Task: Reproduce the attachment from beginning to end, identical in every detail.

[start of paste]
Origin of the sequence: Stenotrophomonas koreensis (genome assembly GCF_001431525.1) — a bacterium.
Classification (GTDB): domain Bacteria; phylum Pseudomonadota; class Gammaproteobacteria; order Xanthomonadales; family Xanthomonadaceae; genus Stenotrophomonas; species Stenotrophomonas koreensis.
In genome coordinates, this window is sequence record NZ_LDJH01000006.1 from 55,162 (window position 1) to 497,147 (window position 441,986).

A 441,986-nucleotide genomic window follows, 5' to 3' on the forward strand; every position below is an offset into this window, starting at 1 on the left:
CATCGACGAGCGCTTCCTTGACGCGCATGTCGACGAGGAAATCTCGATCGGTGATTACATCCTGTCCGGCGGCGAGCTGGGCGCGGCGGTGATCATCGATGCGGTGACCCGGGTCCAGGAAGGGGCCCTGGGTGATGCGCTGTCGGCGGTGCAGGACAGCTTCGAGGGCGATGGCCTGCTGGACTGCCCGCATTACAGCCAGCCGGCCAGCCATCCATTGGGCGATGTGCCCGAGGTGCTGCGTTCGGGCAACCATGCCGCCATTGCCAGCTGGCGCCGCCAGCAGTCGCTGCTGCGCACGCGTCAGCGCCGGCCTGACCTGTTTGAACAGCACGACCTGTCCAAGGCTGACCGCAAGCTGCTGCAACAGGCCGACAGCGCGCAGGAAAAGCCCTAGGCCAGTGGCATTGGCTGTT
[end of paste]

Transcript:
Origin of the sequence: Stenotrophomonas koreensis (genome assembly GCF_001431525.1) — a bacterium.
Classification (GTDB): domain Bacteria; phylum Pseudomonadota; class Gammaproteobacteria; order Xanthomonadales; family Xanthomonadaceae; genus Stenotrophomonas; species Stenotrophomonas koreensis.
In genome coordinates, this window is sequence record NZ_LDJH01000006.1 from 55,162 (window position 1) to 497,147 (window position 441,986).

A 441,986-nucleotide genomic window follows, 5' to 3' on the forward strand; every position below is an offset into this window, starting at 1 on the left:
CATCGACGAGCGCTTCCTTGACGCGCATGTCGACGAGGAAATCTCGATCGGTGATTACATCCTGTCCGGCGGCGAGCTGGGCGCGGCGGTGATCATCGATGCGGTGACCCGGGTCCAGGAAGGGGCCCTGGGTGATGCGCTGTCGGCGGTGCAGGACAGCTTCGAGGGCGATGGCCTGCTGGACTGCCCGCATTACAGCCAGCCGGCCAGCCATCCATTGGGCGATGTGCCCGAGGTGCTGCGTTCGGGCAACCATGCCGCCATTGCCAGCTGGCGCCGCCAGCAGTCGCTGCTGCGCACGCGTCAGCGCCGGCCTGACCTGTTTGAACAGCACGACCTGTCCAAGGCTGACCGCAAGCTGCTGCAACAGGCCGACAGCGCGCAGGAAAAGCCCTAGGCCAGTGGCATTGGCTGTT